the Forest Supervisors. Upon request from Tribes, formal consultation 
was conducted by the Forest Supervisors and/or District Rangers with 
assistance from staff. Tribal comments were submitted to the

[[Page 56204]]

Washington Office staff designated as lead for this proposed policy.
    A limited number of responses were received during the course of 
the 120-day consultation period, and used in the formulation of policy 
or otherwise considered. Comments were in support of the directive. 
Some expressed the opinion that the directive did not represent any 
change from current Agency practices. One comment suggested that the 
ecological restoration policy should include identification and removal 
of stressors (often human uses) as part of any restoration activity. 
The suggestion was incorporated into the policy section at 2020.3.
    Implementation of this directive primarily occurs at the local 
level (national forest or grassland unit) through land management 
planning and project-level planning and accomplishment. When local 
actions are initiated, another level of consultation would occur among 
Tribes and forest and grassland units because it is at that more local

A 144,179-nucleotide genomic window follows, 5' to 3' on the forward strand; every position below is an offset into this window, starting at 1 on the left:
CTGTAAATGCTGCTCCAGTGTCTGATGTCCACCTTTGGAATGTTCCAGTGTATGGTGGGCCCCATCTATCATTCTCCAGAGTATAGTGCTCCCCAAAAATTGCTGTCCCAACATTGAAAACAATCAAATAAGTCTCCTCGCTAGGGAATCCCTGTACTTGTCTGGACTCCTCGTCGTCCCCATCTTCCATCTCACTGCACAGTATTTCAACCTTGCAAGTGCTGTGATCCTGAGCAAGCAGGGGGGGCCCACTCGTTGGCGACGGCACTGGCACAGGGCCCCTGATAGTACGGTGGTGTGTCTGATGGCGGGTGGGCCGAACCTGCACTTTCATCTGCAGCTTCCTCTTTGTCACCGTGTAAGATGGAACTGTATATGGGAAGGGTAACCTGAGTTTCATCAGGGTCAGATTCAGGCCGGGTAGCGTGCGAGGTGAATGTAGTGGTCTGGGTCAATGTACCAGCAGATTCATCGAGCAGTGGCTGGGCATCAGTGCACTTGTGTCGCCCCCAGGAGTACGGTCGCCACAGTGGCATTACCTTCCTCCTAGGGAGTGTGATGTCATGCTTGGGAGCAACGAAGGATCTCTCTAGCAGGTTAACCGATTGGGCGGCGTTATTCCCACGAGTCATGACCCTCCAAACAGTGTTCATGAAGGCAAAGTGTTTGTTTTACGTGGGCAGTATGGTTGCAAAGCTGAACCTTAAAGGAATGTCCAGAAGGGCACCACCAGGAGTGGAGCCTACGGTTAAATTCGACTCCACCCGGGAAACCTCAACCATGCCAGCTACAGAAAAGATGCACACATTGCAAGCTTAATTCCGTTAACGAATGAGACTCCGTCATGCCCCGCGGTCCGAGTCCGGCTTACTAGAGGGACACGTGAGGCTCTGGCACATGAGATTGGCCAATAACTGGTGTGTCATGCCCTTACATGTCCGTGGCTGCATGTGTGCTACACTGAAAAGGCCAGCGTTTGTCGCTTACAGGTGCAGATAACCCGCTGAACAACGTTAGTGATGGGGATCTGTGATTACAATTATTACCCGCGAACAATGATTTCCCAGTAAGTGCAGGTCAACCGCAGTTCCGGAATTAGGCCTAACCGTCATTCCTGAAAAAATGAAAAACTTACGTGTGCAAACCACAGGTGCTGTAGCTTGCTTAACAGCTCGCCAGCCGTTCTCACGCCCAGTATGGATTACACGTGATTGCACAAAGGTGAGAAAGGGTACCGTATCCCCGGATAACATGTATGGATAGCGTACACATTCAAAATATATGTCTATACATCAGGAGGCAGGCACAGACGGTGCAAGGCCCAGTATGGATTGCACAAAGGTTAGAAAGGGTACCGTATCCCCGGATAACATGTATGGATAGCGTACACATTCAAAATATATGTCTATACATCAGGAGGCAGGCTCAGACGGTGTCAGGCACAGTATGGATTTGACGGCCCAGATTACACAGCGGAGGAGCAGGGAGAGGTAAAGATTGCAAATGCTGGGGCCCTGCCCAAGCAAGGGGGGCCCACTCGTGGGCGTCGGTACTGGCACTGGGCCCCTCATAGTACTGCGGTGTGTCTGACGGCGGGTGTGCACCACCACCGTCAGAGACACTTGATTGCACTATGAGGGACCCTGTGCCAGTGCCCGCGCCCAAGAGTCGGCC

level that site-specific ecological restoration goals and objectives 
are established. Also, at that level the design and effects of 
restoration activities are most effectively managed in relation to the 
Agency's tribal trust responsibilities and Indian tribal treaty rights 
to assure Tribal interests are respected.
    The proposed directive establisheses broad, foundational policy for 
ecological restoration of National Forest System (NFS) lands and 
associated resources but does not directly affect the occupancy and use 
of NFS land. The Agency has assessed the impact of this proposed 
directive on Indian Tribes through Tribal consultation and has 
determined that it does not have substantial direct or unique effects 
on one or more Indian Tribes, on the relationship between the Federal 
Government and Indian Tribes, or on the distribution of power and